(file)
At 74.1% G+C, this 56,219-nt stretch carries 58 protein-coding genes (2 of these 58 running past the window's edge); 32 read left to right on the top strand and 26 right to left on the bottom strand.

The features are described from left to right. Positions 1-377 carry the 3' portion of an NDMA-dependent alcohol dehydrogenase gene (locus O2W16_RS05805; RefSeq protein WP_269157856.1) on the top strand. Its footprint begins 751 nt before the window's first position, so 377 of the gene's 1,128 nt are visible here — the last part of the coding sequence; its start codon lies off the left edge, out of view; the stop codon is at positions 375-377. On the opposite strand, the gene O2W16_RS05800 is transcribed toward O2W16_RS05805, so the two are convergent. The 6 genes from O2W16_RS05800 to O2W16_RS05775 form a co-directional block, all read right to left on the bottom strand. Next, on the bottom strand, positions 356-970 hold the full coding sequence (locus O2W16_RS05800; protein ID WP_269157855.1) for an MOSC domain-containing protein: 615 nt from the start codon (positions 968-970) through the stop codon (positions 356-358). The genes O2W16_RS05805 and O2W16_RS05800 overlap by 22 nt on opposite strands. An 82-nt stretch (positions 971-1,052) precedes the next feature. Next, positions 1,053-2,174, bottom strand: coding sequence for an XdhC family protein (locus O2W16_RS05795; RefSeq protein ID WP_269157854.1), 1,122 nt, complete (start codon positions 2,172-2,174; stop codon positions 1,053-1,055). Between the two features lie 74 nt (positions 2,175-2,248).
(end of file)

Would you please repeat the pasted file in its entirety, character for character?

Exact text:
At 74.1% G+C, this 56,219-nt stretch carries 58 protein-coding genes (2 of these 58 running past the window's edge); 32 read left to right on the top strand and 26 right to left on the bottom strand.

The features are described from left to right. Positions 1-377 carry the 3' portion of an NDMA-dependent alcohol dehydrogenase gene (locus O2W16_RS05805; RefSeq protein WP_269157856.1) on the top strand. Its footprint begins 751 nt before the window's first position, so 377 of the gene's 1,128 nt are visible here — the last part of the coding sequence; its start codon lies off the left edge, out of view; the stop codon is at positions 375-377. On the opposite strand, the gene O2W16_RS05800 is transcribed toward O2W16_RS05805, so the two are convergent. The 6 genes from O2W16_RS05800 to O2W16_RS05775 form a co-directional block, all read right to left on the bottom strand. Next, on the bottom strand, positions 356-970 hold the full coding sequence (locus O2W16_RS05800; protein ID WP_269157855.1) for an MOSC domain-containing protein: 615 nt from the start codon (positions 968-970) through the stop codon (positions 356-358). The genes O2W16_RS05805 and O2W16_RS05800 overlap by 22 nt on opposite strands. An 82-nt stretch (positions 971-1,052) precedes the next feature. Next, positions 1,053-2,174, bottom strand: coding sequence for an XdhC family protein (locus O2W16_RS05795; RefSeq protein ID WP_269157854.1), 1,122 nt, complete (start codon positions 2,172-2,174; stop codon positions 1,053-1,055). Between the two features lie 74 nt (positions 2,175-2,248).